Rachel Martin has taken the concept of "going green" far beyond her day job. In addition to running an environmentally savvy graphic design firm — Rachel Martin Design (www.rachelmartindesign.com) — she owns a spacious eco-friendly condo in Wesley Heights. The modern three-story, 2,000-square-foot rectangular structure with a white institutionalized-like exterior is situated in Celadon, an LEED (Leadership, Energy and Environmental Design)-certified community by the greenway.
When Martin moved to the Queen City from New York with her husband four years ago, she wanted a home that fit her criteria of being both environmentally-sound as well as modern.
"The new U.S. Green Council Building [USGBC] certification is for multi-family homes, and this community is one of the first in the Southeast," Martin says.
Upon entering her tidy house reminiscent of the future — anchored in clean whites with colorful complements, like orange — you'll encounter a long hallway with slate flooring and white walls. True to the green aspect of the home, the walls are insulated with recycled newsprint and splashed with nontoxic paint. Her chic office space is at the end of this hall, boasting sky blue walls, which give off an airy, serene vibe. Shelves are neatly lined with organizing boxes from The Container Store, and two orange vintage chairs sit in the middle of the room. Above them is a pendant lamp made out of synthetic paper by Danish designer Tord Boontje. Martin's own recycled art, including collages and shredded paper canvasses, don the walls next to other posters.
"Throughout the house, a lot of the art is actually mine. When we first moved in, we had just bought our home, so we couldn't afford to buy art," she says. "I figured this college degree [in fine arts and graphic design] has to go somewhere."
On the second floor of the house, another work of Martin's, a much larger texturized abstract painting, hangs in the living room against a bright orange strip of wall that runs into the dining area. The replica of a metallic arco floor lamp perches above a gray micro suede couch. "We like mid-century modern classics, so we either get replicas or the licensed pieces if we can," Martin says.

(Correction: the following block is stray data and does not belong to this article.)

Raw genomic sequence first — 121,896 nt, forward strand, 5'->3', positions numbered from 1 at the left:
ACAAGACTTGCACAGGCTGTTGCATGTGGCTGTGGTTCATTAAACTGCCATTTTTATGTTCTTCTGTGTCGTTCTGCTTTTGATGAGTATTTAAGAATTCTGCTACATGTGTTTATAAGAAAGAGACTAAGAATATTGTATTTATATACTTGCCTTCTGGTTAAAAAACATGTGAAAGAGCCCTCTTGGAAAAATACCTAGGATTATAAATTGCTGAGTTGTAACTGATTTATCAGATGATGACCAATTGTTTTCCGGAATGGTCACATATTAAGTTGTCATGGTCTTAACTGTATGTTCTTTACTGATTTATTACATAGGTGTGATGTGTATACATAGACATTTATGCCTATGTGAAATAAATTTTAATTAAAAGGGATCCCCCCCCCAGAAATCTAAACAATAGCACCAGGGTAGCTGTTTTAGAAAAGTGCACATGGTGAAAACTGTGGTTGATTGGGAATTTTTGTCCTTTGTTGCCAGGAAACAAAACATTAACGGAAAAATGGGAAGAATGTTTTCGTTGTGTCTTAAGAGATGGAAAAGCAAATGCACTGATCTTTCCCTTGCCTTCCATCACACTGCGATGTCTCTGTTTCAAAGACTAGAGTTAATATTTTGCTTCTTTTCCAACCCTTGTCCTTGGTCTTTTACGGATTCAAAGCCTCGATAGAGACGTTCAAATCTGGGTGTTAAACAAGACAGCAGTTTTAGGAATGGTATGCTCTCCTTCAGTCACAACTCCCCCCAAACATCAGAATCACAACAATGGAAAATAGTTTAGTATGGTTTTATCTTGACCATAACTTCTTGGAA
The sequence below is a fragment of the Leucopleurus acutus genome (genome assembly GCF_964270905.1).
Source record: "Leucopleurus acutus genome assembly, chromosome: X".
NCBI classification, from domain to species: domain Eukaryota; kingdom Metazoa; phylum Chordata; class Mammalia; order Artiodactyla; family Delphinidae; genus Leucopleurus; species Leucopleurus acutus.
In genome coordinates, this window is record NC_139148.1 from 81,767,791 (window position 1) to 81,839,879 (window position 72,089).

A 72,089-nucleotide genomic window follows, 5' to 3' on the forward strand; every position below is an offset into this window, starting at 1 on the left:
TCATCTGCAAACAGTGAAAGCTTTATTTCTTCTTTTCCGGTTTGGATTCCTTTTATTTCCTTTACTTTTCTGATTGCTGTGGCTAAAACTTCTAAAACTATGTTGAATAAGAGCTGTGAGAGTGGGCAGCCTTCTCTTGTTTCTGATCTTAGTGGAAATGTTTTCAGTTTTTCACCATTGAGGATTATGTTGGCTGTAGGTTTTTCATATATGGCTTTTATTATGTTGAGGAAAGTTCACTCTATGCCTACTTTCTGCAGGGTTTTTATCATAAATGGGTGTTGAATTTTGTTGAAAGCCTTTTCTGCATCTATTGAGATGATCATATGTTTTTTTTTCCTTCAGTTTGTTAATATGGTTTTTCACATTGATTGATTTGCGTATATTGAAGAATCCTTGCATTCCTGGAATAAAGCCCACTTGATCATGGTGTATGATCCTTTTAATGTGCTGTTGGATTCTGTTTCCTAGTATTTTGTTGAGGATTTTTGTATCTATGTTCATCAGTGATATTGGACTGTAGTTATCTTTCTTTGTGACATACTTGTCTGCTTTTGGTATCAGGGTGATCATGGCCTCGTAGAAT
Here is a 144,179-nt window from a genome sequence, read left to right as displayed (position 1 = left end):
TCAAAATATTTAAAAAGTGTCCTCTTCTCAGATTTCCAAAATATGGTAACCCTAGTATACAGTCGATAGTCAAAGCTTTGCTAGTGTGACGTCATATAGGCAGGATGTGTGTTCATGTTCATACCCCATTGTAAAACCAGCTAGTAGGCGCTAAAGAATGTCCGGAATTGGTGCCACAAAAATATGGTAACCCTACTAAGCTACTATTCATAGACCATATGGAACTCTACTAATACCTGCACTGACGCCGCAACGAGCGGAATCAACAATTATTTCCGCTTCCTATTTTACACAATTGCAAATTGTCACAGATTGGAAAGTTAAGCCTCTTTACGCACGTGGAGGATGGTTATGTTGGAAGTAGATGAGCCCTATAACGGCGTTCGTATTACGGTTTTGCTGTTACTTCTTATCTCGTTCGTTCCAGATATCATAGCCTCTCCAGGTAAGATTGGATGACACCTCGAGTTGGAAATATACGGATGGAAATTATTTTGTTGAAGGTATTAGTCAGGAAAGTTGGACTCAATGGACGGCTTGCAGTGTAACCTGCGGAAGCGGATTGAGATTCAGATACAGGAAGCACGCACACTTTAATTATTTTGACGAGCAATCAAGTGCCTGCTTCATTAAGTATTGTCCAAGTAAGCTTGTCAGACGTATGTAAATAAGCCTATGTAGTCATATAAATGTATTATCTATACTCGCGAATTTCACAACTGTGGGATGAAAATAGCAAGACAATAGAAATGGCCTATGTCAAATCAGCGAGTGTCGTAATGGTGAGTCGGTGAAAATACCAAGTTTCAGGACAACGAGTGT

A recently purchased bench, made by industrial designer Dario Antonioni, is stationed by the room's outdoor balcony. It's part of his Los Angeles design lab Orange22's "Botanist" series and was acquired through Kickstarter.com. Martin says she's concerned about where her products come from, how they impact the environment, who makes them and how they are treated. Kickstarter lets her track the making of a particular piece and closely follow its journey to their quarters.
"We use Kickstarter quite often because they have products that you can't really find. We're very picky on what we get," Martin says. "We want something that is usually modern but also very sustainable, eco-friendly and within a certain budget."
Contemporary with no crumbs in sight, the kitchen has a homey feel with antique hand-me-down pieces. "I like very modern and very vintage and antique, so it's kind of mixed in," she says.
An unusual collage of wood tiles from dye pattern cuts used at textile factories in India hangs on the wall nearby. "They were broken up and framed," Martin says. "I like them because they are recycled, vintage and part of the textile industry."
More designer pieces, such as White Eames Eiffel Tower chairs and a Le Kint pendant lamp, add to the kitchen's sleek vibe. Dotting the strip of orange wall are 30 framed black-and-white photos taken by the couple over the years. New York landmarks, vintage signs around Charlotte, and scenery from past trips make it a photo story wall.
Martin, who isn't fond of mismatched frames, keeps a tray on the living room table filled with photos of weddings, babies and other memorable times. "Sometimes I feel bad, because people will give us a picture frame with something, and just to keep it streamlined and within the look and aesthetic, I'll pull the pictures out and put them all in this bowl," Martin says.
Her mantra on keeping items and clutter minimal is enlightening. "We do buy stuff, but we are very conscious. If we have less, we don't have to worry about it and it's not weighing down on our life. With less junk, you can focus on the good things in life."
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